I've obtained the 1922 book that demonstrates this classic song should rest in the public domain.

Mildred and Patty Hill rank among the most interesting progressive thinkers in the 19th century, and yet they are popularly remembered only for a copyright debate. Why is a song they didn't precisely write still a corporate moneyspinner, at least 122 years after they published a similar ditty?

The Hills wrote and published "Good Morning To All," which morphed into a more popular rendition: "Happy Birthday To You." A lawsuit filed in 2013 by a documentary filmmaker, Jennifer Nelson, who was working on a movie about the song's history, sought to get a court to determine that the copyright to the song asserted by its current owners, Warner/Chappell, expired in the 1920s, if it ever properly existed.

This suit was nearing its conclusion when a thrilling last-minute piece of evidence emerged from Warner/Chappell: an excerpt of a 1927 title called The Everyday Song Book produced by the piano-making firm, The Cable Company. The song, numbered 16, is called "Good Morning and Birthday Song" with the main lyrics under the score, and "optional" words below for "Happy Birthday." The ostensible copyright notice was blurred in the version supplied by the music company.

songbookNelson's lawyer noted it was not the first edition, and were able to get a library to dig up the 1922 version. The same version appears there without a legally required statement of copyright. I have obtained a copy of this 1922 edition from an online bookseller. It's a fascinating thing to see in print what has been in dispute for so long.

This would seem to be the end of the line for "Happy Birthday." The filmmaker should prevail; fees collected starting in 2009, within the statute of limitations at the time the suit was filed, should be refunded; and a clear future would be established for public-domain use.

But copyright is a crooked path.

The remarkable Hill sisters

The intricacies of copyright related to "Happy Birthday" need to take a momentary back seat to the song's two creators, who haven't been fully forgotten, but who deserve some space of their own.

Patty and Mildred were two of the six children of Rev. William Wallace Hill and Martha Jane Smith, raised in Anchorage, Kentucky. Unusual for his day, he insisted his four daughters have a profession and encouraged their advanced education. "My father believed that every girl should grow up with a profession. This was a radical philosophy everywhere fifty or sixty years ago, particularly in the South," Patty Hill recalled in an 1925 interview.

Patty became one of the leading lights in the development of American early-childhood education, a continuation and expansion of work done in Germany by kindergarten inventor Friedrich Froebel. Her development of what were known reasonably as the Hill Floor Blocks led a student, Caroline Pratt, to develop "unit blocks," which recently celebrated their 100th anniversary and are widely used in childcare today.

Mildred was an ethnomusicologist who was an expert in African-American music, as well as a musician and composer. She's considered the likely author of a remarkable essay published under the name Johann Tonsor in 1893 that predicted that African-American music would essentially become the music of America. (The work is of its time, titled "Negro Music," and is patronizing but admiring.)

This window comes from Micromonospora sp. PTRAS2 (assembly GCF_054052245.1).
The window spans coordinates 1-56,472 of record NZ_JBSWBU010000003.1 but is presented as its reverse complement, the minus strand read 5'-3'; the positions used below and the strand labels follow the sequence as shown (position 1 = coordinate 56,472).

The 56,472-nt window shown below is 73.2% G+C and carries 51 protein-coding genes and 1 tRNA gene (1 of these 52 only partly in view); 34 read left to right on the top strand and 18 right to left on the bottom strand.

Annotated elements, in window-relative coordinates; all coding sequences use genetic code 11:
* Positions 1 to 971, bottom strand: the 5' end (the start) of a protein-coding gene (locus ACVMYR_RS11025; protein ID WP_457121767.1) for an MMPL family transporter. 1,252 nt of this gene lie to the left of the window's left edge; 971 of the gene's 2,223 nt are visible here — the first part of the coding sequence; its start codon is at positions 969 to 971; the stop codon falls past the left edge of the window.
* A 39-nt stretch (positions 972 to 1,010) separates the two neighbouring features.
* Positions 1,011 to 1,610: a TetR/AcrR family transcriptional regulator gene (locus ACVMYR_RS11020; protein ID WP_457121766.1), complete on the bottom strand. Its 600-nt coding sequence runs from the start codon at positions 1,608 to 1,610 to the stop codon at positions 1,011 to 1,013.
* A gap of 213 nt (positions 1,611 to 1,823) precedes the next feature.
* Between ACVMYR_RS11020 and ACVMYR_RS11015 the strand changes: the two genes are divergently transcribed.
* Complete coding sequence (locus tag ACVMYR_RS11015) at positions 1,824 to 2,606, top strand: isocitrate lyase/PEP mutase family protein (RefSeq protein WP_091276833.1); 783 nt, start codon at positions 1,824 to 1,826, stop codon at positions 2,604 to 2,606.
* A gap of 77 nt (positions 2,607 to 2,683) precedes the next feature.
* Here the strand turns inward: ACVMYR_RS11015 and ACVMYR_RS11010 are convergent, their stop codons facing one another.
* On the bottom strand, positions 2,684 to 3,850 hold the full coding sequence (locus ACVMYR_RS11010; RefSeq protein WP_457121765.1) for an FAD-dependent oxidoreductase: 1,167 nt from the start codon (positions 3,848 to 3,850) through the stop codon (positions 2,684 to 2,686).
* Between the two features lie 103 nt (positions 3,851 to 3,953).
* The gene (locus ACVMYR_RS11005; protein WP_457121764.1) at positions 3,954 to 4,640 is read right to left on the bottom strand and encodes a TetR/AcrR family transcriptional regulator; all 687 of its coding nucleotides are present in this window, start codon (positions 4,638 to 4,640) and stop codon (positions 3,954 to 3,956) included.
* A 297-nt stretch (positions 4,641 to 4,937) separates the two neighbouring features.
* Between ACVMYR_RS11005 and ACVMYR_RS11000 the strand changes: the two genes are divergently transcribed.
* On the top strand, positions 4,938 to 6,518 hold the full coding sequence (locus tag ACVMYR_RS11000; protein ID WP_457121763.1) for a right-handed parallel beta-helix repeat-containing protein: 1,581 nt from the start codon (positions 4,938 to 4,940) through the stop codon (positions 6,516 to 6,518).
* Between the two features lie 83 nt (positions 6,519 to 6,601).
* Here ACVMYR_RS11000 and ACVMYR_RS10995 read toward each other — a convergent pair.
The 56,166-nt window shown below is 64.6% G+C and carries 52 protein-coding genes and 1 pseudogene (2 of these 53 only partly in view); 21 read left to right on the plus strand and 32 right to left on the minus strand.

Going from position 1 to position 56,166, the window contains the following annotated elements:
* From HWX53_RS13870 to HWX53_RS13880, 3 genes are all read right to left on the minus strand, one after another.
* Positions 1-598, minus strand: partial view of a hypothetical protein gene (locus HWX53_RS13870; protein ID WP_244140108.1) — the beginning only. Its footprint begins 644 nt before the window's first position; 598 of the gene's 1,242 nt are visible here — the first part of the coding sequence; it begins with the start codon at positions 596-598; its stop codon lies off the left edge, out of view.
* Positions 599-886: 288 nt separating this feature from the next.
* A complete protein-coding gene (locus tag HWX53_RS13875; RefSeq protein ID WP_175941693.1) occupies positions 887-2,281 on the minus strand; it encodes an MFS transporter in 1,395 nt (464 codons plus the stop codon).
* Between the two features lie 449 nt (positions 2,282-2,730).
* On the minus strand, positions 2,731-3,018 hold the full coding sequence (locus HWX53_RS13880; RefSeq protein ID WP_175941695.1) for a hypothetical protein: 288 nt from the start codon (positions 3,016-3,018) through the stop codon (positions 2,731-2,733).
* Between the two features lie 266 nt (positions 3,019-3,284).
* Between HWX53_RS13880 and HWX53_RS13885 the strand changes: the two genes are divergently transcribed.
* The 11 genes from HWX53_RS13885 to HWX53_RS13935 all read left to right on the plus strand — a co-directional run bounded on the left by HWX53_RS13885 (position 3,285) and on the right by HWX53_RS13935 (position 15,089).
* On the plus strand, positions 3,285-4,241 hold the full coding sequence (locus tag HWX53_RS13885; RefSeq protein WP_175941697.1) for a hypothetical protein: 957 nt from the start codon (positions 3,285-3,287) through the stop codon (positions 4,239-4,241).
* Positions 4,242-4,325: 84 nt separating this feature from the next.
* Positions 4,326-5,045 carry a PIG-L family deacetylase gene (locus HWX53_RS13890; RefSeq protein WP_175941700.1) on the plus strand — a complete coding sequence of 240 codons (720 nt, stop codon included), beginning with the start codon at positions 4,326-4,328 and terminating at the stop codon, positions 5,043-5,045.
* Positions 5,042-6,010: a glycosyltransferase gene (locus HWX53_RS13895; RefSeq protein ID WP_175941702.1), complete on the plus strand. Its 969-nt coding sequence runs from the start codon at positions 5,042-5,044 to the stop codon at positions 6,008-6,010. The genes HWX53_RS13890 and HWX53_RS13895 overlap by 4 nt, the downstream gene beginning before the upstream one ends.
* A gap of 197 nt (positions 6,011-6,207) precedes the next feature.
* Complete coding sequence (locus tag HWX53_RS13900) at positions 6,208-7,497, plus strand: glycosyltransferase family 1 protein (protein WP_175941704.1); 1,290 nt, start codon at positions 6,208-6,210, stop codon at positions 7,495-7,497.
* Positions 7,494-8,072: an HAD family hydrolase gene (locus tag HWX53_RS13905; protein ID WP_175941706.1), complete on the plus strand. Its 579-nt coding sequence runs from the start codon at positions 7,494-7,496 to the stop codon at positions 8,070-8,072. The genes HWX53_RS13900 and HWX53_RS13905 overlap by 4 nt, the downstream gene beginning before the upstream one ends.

When our American musical Messiah sees fit to be born he will then find ready to his hand a mass of lyrical and dramatic themes with which to construct a distinctively American music.

In 1887, the 19-year-old Patty joined the Louisville Training School for Kindergartners, a new enterprise in Kentucky that aimed to establish demonstration kindergartens and spread the practice of pre-school education for the poor. "The special desire was to reach little children who attended [an industrial school attached to a mission] although too young to sew," according to a 1907–1908 issue of The Kindergarten-Primary Magazine. Older children were taught the sewing and carpet-making trade.

Patty Hill graduated in 1889 and became principal of one of the kindergartens, and then in 1893, the head of the entire Louisville Free Kindergarten Association. In a measure of how progressive Hill's organization was, in addition to serving what would otherwise have been child laborers, in 1899 it began training "colored" teachers, who would teach black children. Only a handful of such kindergartens existed at that time.

As part of her work at the school, Patty enlisted her sister Mildred—who wasn't otherwise associated with the school—to compose songs that could be used to guide children through different tasks and phases of the days. Any parent is familiar with such songs today from daycare, and the Hills are a good part of their American origin. (Patty and her sister Mary, who was a teacher at the school, also worked together to develop "Typical Lessons for Mothers and Kindergartners," serialized in The Kindergarten for Teachers and Parents, such as "Rain—Part II" in an 1890 issue.)

Starting in 1889, Mildred and Patty essentially workshopped songs with kids. Mildred wrote the music and Patty the lyrics. (Some researchers maintain Mildred adapted an African spiritual for the music, but there's no trace of the syncopation or the unique scale.) They experimented with finding songs that children could memorize and sing easily at this young age; Mary also helped out. Patty said in a deposition in 1934:

[A draft of the song] would be written and I would take it into the school the next morning and test it with the little children. If the register was beyond the children we went back home at night and altered it and I would go back the next morning and try it again and again until we secured a song that even the youngest children could learn with perfect ease.